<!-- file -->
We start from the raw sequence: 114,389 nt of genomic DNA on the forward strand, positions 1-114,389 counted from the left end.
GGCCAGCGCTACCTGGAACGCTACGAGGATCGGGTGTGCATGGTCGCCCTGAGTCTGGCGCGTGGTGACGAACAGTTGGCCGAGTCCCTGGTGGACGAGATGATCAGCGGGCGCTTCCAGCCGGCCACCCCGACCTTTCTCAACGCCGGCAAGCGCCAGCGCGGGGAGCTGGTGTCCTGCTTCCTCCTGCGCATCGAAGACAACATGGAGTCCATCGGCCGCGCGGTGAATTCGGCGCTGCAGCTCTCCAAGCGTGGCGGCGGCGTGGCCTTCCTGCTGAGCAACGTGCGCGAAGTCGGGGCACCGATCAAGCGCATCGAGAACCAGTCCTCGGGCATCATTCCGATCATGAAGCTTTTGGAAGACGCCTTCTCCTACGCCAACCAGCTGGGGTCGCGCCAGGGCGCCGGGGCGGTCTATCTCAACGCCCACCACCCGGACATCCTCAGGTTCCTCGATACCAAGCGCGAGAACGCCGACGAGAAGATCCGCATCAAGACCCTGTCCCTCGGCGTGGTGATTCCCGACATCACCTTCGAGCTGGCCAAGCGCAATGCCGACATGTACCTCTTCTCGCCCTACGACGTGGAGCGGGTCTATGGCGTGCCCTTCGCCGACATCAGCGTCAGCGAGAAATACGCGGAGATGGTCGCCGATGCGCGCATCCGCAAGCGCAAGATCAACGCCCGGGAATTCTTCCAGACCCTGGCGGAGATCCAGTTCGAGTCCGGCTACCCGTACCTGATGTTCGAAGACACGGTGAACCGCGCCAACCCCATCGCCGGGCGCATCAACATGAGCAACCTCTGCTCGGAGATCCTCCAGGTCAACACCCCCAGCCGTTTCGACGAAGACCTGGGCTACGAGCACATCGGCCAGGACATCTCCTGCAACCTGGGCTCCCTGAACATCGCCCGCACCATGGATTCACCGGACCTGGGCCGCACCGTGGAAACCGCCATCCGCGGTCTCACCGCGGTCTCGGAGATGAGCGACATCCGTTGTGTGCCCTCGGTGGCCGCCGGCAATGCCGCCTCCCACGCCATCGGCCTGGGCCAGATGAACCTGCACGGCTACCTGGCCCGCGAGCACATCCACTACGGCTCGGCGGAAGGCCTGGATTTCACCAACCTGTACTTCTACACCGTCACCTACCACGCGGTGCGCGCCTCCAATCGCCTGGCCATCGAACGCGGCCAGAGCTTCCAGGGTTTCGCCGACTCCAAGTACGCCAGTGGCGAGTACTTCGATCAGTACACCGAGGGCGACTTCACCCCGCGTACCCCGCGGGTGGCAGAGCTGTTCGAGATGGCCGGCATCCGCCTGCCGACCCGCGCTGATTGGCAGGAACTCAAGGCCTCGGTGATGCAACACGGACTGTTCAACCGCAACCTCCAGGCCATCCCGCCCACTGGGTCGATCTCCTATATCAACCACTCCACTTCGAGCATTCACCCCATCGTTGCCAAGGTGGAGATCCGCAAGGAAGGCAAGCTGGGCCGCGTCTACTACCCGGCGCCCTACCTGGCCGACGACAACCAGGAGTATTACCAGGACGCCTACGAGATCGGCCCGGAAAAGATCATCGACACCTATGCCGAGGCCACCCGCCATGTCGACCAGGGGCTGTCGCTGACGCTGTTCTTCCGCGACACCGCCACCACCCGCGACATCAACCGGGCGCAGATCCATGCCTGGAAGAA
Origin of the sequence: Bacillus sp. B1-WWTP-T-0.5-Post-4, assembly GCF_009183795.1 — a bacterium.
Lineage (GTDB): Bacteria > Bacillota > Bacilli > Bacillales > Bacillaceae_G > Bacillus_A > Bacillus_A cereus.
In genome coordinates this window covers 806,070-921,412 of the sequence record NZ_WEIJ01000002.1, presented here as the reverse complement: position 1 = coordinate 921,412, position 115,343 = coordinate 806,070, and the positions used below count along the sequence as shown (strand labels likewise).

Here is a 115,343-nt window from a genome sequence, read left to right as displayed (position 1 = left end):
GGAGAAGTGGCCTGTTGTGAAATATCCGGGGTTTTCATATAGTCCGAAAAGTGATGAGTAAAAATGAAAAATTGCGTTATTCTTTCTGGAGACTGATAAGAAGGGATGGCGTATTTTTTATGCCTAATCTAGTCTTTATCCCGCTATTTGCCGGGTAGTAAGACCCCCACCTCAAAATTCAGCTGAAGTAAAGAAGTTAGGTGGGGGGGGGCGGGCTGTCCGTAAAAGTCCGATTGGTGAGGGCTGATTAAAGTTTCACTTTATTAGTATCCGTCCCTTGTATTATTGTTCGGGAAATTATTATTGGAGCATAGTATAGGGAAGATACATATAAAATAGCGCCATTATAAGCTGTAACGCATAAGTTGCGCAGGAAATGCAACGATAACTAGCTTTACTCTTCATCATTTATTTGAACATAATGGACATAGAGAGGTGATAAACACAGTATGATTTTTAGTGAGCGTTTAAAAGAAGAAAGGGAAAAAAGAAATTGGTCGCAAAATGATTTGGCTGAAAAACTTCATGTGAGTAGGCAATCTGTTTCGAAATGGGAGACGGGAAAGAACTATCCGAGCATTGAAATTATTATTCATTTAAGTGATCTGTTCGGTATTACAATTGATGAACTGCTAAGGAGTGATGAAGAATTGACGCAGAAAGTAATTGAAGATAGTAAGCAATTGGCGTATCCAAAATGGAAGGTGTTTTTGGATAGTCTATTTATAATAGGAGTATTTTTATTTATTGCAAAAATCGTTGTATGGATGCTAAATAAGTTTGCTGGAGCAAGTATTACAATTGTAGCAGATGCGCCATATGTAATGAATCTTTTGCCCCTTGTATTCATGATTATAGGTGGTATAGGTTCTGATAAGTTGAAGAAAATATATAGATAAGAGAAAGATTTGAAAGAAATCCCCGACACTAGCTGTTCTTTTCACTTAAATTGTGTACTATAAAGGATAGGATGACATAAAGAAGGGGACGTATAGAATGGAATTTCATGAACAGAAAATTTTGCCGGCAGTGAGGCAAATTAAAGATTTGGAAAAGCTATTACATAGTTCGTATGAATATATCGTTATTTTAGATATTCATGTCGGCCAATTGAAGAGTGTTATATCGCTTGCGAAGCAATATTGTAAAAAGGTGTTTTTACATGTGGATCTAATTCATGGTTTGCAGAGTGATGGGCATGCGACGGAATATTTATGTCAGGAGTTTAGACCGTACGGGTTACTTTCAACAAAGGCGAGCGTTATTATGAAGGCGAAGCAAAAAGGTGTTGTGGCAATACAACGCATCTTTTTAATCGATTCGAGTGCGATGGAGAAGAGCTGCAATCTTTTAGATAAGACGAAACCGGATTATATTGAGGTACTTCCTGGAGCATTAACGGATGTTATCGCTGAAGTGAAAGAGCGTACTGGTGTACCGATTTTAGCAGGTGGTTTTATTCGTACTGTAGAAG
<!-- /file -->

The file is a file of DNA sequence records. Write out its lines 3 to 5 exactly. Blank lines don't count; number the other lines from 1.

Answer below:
Origin of the sequence: Bacillus sp. B1-WWTP-T-0.5-Post-4, assembly GCF_009183795.1 — a bacterium.
Lineage (GTDB): Bacteria > Bacillota > Bacilli > Bacillales > Bacillaceae_G > Bacillus_A > Bacillus_A cereus.
In genome coordinates this window covers 806,070-921,412 of the sequence record NZ_WEIJ01000002.1, presented here as the reverse complement: position 1 = coordinate 921,412, position 115,343 = coordinate 806,070, and the positions used below count along the sequence as shown (strand labels likewise).